The body is soft and fleshy, covered in a thin layer of mucus. This mucus helps to keep the Snail’s skin moist and protected from drying out.
While many snails have smooth and slimy skin, the Rabbit Snail’s skin is covered in tiny bumps. These bumps help the Snail to grip onto surfaces and move around. So, if your Rabbit Snail is ever out of the water, it can cling to your hand or arm.
On top of the Snail, you will find its mouth, which is located at the front of the head. Several sharp teeth surround the mouth for grasping and tearing food. Though, the groove can also suck juices out of fruits. This is often how the Rabbit Snail gets its liquid diet.
Rabbit Snail: Size & Growth Rate
The typical size of a Rabbit Snail is around 3 to 5 inches. They grow relatively slowly but can reach their full size within 6 to 12 months.
When you first bring a Rabbit Snail home, allowing it to acclimate to its new environment is essential. This process usually takes a few days. Once it has acclimated, the Snail should start eating and snowballing.
Rabbit Snail: Lifespan
In captivity, the average Rabbit Snail lifespan is 2 to 3 years. However, some individuals have been known to live for up to 5 years. Like any other creature, their lifespan depends on several factors, including their diet, habitat, and water quality.
They are susceptible to changes in water quality, so it is essential to keep an eye on your tank’s parameters and ensure they are stable.
Rabbit Snail: Behavior & Temperament
These snails are relatively peaceful and can get along with most tank mates. However, they may become aggressive if they feel threatened.
They are known to be good climbers. They can climb on rocks and plants in the tank.
Rabbit Snails are also known to be escape artists. They can climb out of the tank, fall, and hurt themselves. As such, keeping a close eye on them and ensuring their tank is secure is essential.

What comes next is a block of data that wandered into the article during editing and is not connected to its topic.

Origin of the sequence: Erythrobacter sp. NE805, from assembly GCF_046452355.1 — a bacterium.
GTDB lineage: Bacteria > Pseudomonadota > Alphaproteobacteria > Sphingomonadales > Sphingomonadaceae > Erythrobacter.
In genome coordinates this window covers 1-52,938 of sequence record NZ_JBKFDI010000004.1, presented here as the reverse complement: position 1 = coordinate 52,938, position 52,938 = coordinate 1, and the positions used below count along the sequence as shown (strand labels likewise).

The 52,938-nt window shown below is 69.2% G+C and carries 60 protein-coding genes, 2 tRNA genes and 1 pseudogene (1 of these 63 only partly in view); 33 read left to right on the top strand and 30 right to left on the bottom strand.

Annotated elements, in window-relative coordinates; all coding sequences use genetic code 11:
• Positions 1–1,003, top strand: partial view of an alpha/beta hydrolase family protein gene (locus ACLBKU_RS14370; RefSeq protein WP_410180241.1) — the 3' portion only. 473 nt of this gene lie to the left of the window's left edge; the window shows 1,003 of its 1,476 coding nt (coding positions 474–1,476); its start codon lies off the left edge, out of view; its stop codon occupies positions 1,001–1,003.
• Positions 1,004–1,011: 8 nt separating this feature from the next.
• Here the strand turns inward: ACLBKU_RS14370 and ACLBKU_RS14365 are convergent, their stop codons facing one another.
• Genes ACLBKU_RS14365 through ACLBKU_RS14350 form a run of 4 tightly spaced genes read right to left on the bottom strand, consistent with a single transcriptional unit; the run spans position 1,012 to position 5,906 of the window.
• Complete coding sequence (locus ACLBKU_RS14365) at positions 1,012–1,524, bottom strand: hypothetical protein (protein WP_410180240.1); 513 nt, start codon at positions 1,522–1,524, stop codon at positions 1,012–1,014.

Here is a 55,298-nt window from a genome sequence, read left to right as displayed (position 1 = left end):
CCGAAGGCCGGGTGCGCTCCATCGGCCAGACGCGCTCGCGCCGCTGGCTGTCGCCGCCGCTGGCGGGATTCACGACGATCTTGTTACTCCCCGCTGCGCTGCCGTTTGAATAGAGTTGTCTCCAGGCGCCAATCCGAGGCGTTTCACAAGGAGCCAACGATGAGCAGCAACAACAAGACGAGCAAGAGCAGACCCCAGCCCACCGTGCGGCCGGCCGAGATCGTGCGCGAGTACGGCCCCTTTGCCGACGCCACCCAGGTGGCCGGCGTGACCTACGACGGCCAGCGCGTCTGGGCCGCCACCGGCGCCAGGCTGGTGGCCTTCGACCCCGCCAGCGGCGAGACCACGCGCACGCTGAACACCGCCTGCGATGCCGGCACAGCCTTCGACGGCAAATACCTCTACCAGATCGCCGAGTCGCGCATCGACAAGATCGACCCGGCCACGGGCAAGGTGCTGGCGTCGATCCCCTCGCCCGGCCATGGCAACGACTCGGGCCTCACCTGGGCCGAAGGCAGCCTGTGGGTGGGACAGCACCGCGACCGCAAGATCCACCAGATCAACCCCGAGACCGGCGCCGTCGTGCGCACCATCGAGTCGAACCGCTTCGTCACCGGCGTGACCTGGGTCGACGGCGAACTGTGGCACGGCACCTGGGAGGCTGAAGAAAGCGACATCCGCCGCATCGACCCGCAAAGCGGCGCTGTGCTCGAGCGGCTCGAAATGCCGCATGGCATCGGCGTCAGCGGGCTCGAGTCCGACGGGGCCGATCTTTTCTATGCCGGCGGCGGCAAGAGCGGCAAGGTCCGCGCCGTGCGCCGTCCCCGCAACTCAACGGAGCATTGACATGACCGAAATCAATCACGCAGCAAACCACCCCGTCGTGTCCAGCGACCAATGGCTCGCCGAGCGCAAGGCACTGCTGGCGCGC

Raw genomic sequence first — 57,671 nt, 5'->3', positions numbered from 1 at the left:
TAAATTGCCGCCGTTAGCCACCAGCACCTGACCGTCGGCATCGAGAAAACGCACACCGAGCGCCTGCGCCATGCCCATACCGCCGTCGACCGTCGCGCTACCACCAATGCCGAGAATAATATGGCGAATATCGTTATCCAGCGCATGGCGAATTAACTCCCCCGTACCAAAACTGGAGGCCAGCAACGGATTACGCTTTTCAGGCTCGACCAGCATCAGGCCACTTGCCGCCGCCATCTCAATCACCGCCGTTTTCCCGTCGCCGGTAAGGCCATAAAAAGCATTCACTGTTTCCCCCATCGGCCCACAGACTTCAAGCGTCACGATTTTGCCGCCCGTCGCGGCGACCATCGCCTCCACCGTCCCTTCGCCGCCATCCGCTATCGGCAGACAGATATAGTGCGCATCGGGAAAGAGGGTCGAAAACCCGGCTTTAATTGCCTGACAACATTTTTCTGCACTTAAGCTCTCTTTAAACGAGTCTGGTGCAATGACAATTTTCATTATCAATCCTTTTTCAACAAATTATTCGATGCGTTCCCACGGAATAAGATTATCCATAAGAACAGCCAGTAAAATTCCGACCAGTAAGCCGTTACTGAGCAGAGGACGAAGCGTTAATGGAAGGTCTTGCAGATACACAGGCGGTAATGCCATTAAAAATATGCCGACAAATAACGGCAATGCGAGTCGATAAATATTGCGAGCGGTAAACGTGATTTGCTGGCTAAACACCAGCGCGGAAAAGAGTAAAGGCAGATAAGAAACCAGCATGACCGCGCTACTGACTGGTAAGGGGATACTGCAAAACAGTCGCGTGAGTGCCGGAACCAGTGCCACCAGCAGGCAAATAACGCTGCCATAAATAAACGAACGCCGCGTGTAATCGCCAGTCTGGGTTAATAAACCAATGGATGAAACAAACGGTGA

They tend to stick to the bottom of the tank and prefer to stay hidden during the day. At night, they will come out to forage for food.
While other snail species are known to reproduce rapidly, they reproduce slowly. It can take them up to a year to mature, and they will only lay a few eggs at a time.
Rabbit Snail: Senses
Rabbit Snails have a well-developed sense of smell and taste. They use their upper pair of tentacles to smell and taste the food before eating it. It has a good sense of hearing.
It can hear both high and low-frequency sounds, so some people recommend not using a filter in your tank if you have a Rabbit Snail. Also, the Snail’s shell is susceptible to vibration, so it can feel you walking or moving around the room.
Rabbit Snail: Mating
It can be challenging to have sex with Rabbit Snails since they don’t have external genitalia. However, there are a few ways to tell the difference between male and female snails.
One way to sex them is by looking at their shells. Males tend to have taller and thinner shells than females. Females also have a wider opening at the base of their shells.
Another way to tell the difference between males and females is by looking at their tails. Males have longer and thinner tails than females.